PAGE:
Among new investments in the renewable power sector, wind and solar represented the majority of growth, accounting for about 77 percent of new installations, with hydropower taking up most of the rest. Jobs in renewable energy increased, and now employ some 8.1 million people across the world.

    “As renewables secure record investments year after year, we are seeing that it is local governments, communities, and citizens who are the real pioneers of this transition to a world powered by 100 percent renewable energy,” said senior program manager for climate energy, Anna Leidreiter, from the charity World Future Council. “Their support is logical really – renewable energy delivers impact locally and therefore most cities and communities see a huge benefit in investing in renewable sources to ensure that revenues stay in the region.”

    Overall, global investments in clean energy hit US$285.9 billion (not counting large-scale hydropower stations), topping 2014’s $273 billion – a year in which 19.2 percent of the world’s consumption of energy was provided by renewables.

    China is driving this growth, accounting for more than one-third of global investments in renewable energy, with the US, Japan, the UK, and India rounding out the top five nations.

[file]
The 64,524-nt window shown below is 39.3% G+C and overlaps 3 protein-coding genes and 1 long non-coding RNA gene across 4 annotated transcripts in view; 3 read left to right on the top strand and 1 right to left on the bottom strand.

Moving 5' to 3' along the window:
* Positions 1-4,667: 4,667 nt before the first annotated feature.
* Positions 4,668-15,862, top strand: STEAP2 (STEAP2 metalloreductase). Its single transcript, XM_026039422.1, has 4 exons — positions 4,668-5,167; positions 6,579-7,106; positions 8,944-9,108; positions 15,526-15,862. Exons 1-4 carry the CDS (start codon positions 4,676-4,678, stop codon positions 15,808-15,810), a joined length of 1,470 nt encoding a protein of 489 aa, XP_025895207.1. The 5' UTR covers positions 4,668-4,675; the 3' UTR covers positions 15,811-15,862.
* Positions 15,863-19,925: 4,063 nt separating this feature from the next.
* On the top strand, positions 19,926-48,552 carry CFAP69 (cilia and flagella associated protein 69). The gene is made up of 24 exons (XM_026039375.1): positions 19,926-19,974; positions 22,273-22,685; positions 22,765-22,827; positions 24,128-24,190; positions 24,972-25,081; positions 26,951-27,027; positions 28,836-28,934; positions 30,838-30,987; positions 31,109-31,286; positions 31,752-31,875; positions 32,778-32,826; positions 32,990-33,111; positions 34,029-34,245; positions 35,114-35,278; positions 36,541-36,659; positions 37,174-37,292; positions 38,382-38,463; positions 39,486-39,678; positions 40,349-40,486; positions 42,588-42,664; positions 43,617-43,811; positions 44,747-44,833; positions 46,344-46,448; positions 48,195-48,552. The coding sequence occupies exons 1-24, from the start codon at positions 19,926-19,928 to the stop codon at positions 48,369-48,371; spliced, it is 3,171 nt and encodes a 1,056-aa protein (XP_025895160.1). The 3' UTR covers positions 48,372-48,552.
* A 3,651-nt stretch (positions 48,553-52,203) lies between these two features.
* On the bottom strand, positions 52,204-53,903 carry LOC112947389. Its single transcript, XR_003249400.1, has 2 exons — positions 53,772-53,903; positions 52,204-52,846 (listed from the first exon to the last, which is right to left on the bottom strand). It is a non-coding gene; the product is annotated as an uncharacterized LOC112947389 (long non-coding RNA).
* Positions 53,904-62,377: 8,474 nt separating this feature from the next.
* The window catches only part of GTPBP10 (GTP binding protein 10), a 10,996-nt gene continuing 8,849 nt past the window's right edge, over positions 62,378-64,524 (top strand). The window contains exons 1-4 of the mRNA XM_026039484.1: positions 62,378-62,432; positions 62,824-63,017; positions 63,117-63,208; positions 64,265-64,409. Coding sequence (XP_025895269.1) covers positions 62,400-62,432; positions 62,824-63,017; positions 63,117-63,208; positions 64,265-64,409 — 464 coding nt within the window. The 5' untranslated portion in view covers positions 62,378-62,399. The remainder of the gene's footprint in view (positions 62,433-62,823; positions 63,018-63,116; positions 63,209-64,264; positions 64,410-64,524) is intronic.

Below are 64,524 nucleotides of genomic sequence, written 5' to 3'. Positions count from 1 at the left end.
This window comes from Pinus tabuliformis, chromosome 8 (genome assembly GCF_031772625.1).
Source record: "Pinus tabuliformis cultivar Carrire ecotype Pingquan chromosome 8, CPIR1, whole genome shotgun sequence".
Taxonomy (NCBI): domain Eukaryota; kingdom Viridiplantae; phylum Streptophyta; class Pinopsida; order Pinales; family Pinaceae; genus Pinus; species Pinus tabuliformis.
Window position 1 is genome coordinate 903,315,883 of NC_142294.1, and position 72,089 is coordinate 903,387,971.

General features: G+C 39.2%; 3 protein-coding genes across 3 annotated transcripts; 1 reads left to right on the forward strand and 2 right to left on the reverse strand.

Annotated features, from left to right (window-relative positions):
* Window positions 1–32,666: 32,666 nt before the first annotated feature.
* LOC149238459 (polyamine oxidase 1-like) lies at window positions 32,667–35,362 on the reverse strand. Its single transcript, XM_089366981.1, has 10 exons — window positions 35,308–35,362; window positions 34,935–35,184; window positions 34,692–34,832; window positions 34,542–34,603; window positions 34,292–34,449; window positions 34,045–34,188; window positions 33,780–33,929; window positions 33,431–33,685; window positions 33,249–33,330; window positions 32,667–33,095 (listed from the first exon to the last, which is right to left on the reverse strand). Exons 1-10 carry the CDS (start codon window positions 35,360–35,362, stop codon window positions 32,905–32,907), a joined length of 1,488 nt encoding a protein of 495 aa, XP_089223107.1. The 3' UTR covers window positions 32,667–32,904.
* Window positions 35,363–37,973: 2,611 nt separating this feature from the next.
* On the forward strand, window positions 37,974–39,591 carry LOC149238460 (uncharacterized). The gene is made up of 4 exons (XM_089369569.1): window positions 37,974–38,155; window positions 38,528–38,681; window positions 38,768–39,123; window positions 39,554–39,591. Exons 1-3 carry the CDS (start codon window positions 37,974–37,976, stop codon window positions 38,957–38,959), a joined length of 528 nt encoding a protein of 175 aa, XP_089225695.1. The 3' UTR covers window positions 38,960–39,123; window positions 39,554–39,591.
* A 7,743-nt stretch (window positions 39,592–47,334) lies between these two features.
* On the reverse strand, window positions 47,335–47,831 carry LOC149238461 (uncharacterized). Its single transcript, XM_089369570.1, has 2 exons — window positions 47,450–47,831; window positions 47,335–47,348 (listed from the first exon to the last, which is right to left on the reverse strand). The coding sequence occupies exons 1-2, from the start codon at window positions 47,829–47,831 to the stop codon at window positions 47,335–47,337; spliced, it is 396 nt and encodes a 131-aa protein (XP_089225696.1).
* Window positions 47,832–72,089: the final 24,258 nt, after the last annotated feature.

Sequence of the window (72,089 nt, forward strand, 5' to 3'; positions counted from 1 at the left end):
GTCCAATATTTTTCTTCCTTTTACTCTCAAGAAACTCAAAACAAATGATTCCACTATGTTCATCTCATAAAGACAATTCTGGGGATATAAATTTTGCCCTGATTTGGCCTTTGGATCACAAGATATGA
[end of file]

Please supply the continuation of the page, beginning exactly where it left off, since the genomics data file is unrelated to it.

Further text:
In terms of overall power capacity sourced from renewables, not including hydropower, China again leads, trailed by the US, Brazil, Germany, and Canada. But if you look at the capacity of renewable power per capita, the field looks pretty different: Denmark leads, then Germany, Sweden, Spain, and Portugal.

    It’s awesome to see renewable energy making such great strides, but the report’s authors warn against becoming complacent, saying there are still significant barriers keeping clean energy from even faster adoption.

    “The renewables train is barrelling down the tracks, but it’s running on 20th century infrastructure – a system based on outdated thinking where conventional baseload is generated by fossil fuels and nuclear power,” said chair of REN21, Arthouros Zervos. “To accelerate the transition to a healthier, more-secure, and climate-safe future, we need to build the equivalent of a high-speed rail network – a smarter, more flexible system that maximises the use of variable sources of renewable energy.”

    You can find out more about in the report and the state of renewable energy in 2016 in the video below.


    Access mp4 video here .

    See the full article here .

    Please help promote STEM in your local schools.

    STEM Icon

    Stem Education Coalition

     
c
Compose new post
j
Next post/Next comment
k
Previous post/Previous comment
r
Reply
e
Edit
o
Show/Hide comments
t
Go to top
l
Go to login
h
Show/Hide help
shift + esc
Cancel
%d bloggers like this: